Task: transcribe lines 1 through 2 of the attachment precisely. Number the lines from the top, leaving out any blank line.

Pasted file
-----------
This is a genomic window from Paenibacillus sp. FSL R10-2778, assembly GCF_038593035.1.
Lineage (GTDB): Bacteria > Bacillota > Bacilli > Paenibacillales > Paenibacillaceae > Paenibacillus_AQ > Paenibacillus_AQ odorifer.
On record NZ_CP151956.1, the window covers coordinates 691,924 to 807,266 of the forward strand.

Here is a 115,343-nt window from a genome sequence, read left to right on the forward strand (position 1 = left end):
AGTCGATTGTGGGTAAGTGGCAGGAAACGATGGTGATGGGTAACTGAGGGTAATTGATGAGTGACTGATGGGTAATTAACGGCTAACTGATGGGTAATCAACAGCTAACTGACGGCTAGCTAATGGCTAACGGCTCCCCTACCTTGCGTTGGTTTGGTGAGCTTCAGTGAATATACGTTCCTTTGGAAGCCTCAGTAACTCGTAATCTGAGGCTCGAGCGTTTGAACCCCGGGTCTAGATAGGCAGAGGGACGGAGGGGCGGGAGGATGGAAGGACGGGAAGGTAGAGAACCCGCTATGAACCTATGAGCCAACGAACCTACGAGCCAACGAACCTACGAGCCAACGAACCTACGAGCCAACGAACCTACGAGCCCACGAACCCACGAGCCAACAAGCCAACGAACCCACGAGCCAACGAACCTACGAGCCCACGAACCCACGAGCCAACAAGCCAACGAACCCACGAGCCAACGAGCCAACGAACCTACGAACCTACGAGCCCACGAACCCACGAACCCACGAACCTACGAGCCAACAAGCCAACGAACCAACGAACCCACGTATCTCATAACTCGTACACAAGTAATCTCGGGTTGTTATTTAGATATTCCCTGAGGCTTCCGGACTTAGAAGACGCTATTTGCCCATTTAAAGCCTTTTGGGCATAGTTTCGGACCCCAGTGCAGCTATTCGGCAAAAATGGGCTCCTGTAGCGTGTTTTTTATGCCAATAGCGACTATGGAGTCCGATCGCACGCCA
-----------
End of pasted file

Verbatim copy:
This is a genomic window from Paenibacillus sp. FSL R10-2778, assembly GCF_038593035.1.
Lineage (GTDB): Bacteria > Bacillota > Bacilli > Paenibacillales > Paenibacillaceae > Paenibacillus_AQ > Paenibacillus_AQ odorifer.